Only in depots where couriers have stuck together and refused to do this have Bank Holidays been classified as non working days. If staff wish to have a day off or are sick or want to take a holiday they are responsible for getting another courier to cover their round. If they fail to do so rounds are given to someone else and they then become unemployed.
‘If the “self-employed” staff want a day off, they are expected to find their own cover.’
Couriers based in an East London depot told Workers that while pay is an issue they are more concerned that they are not able to take leave of any kind.
One woman said that her 7-year-old daughter was struck down with norovirus and unable to attend school. With no friends or family to help she contacted the depot manager to explain that she had to take the day off but would do double the work the following day. She was told that wasn’t acceptable: she would need to bring her daughter to work – or her round would be given to someone else permanently.
In another case in the same depot a courier who has worked for Hermes Group for 9 years with never a day off attended the birth of her granddaughter – only to return to work to find her round had been given away. Then a week later she was contacted and asked to come back because they hadn’t been able to find anyone else to take on the round permanently.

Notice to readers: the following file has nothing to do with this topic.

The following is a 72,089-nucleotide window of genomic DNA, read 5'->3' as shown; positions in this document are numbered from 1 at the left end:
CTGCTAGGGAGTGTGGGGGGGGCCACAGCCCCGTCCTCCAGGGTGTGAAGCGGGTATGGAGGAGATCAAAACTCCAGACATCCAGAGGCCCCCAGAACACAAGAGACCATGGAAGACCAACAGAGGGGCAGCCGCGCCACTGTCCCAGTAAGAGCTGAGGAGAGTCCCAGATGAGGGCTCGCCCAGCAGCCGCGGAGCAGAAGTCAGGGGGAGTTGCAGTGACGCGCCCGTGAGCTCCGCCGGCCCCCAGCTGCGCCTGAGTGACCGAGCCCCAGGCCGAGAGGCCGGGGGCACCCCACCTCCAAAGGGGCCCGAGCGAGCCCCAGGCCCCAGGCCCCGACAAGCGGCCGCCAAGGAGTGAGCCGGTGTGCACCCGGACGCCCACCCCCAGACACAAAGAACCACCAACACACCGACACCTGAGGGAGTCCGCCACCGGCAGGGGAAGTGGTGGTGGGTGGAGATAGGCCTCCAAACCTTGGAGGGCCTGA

It’s not just Hermes Group that treats its staff badly. Other well known delivery giants are in on it too. DPD, also German-based, ships around 2 million parcels a day for the same kind of companies served by Hermes Group. It supplies some workers with company vehicles – but staff are expected to pay £500 per month to hire them. Some staff at DPD are employed and others self-employed, as with Hermes couriers.
No time for breaks
DPD staff are expected to work 5 days a week with weekends optional. Sounds good? Well, the hours are Monday to Friday 8am till 8pm, with most drivers unable to find the time to take breaks during the day. A driver based in an Essex depot reported that he has to walk around delivering parcels during what should be his break in order to finish the deliveries, and this isn’t a one-off : it’s an everyday occurrence.
If the “self-employed” DPD staff want a day off they, like Hermes Group staff are expected to find their own cover. For each day they can’t do this they are fined £150. DPD also make all staff attend compulsory training, for which they charge them £25.
We live in an era where apparently we should be grateful for having a job. It seems that job security and decent working conditions have become a luxury. A report into Hermes Group, published in September 2016 and led by Labour MP Frank Field, found that staff are illegally classed as self-employed. The campaign against Hermes Group is being led by the GMB union, following an investigation by the Guardian.
The possible legal proceedings come after a similar claim was brought successfully against app-based taxi company Uber. Employment judges ruled that self-employed drivers should be classed as workers and therefore have the right to the national living wage, paid holiday and sick pay. Uber is appealing. The Hermes case is understood to be at an early stage and a claim has yet to be formally lodged with the tribunal.
At the end of March the GMB launched legal proceedings against delivery firm UK Express, which is used by Amazon. In the same week, Amazon founder Jeff Bezos became the world’s second richest man after the company’s shares rose.